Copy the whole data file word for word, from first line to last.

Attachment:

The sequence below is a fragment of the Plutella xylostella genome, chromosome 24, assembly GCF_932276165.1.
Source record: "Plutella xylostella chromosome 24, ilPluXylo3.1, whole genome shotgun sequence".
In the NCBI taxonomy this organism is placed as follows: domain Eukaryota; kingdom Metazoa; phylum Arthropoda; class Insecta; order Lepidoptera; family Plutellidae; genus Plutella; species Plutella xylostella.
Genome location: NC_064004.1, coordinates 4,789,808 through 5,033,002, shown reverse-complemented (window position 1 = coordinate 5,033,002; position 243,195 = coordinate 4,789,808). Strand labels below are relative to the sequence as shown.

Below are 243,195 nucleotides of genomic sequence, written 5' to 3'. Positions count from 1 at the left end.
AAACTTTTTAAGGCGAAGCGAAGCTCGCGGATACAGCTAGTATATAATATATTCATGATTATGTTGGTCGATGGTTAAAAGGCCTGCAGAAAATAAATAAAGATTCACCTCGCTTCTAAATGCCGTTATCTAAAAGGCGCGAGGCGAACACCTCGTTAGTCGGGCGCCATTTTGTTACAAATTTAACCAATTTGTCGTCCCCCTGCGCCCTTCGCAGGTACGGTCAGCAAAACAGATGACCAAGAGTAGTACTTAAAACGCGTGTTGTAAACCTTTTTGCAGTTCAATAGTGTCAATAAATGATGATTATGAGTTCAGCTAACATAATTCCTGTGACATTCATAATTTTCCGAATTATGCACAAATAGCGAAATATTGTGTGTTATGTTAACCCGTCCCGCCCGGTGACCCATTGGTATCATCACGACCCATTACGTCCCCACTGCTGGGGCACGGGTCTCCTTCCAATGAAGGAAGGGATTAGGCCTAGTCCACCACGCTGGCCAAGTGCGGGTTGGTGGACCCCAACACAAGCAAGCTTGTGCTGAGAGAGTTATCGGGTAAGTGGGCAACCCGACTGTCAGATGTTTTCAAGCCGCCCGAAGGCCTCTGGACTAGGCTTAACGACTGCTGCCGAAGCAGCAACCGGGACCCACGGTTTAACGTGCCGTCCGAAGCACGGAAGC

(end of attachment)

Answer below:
The sequence below is a fragment of the Plutella xylostella genome, chromosome 24, assembly GCF_932276165.1.
Source record: "Plutella xylostella chromosome 24, ilPluXylo3.1, whole genome shotgun sequence".
In the NCBI taxonomy this organism is placed as follows: domain Eukaryota; kingdom Metazoa; phylum Arthropoda; class Insecta; order Lepidoptera; family Plutellidae; genus Plutella; species Plutella xylostella.
Genome location: NC_064004.1, coordinates 4,789,808 through 5,033,002, shown reverse-complemented (window position 1 = coordinate 5,033,002; position 243,195 = coordinate 4,789,808). Strand labels below are relative to the sequence as shown.

Below are 243,195 nucleotides of genomic sequence, written 5' to 3'. Positions count from 1 at the left end.
AAACTTTTTAAGGCGAAGCGAAGCTCGCGGATACAGCTAGTATATAATATATTCATGATTATGTTGGTCGATGGTTAAAAGGCCTGCAGAAAATAAATAAAGATTCACCTCGCTTCTAAATGCCGTTATCTAAAAGGCGCGAGGCGAACACCTCGTTAGTCGGGCGCCATTTTGTTACAAATTTAACCAATTTGTCGTCCCCCTGCGCCCTTCGCAGGTACGGTCAGCAAAACAGATGACCAAGAGTAGTACTTAAAACGCGTGTTGTAAACCTTTTTGCAGTTCAATAGTGTCAATAAATGATGATTATGAGTTCAGCTAACATAATTCCTGTGACATTCATAATTTTCCGAATTATGCACAAATAGCGAAATATTGTGTGTTATGTTAACCCGTCCCGCCCGGTGACCCATTGGTATCATCACGACCCATTACGTCCCCACTGCTGGGGCACGGGTCTCCTTCCAATGAAGGAAGGGATTAGGCCTAGTCCACCACGCTGGCCAAGTGCGGGTTGGTGGACCCCAACACAAGCAAGCTTGTGCTGAGAGAGTTATCGGGTAAGTGGGCAACCCGACTGTCAGATGTTTTCAAGCCGCCCGAAGGCCTCTGGACTAGGCTTAACGACTGCTGCCGAAGCAGCAACCGGGACCCACGGTTTAACGTGCCGTCCGAAGCACGGAAGC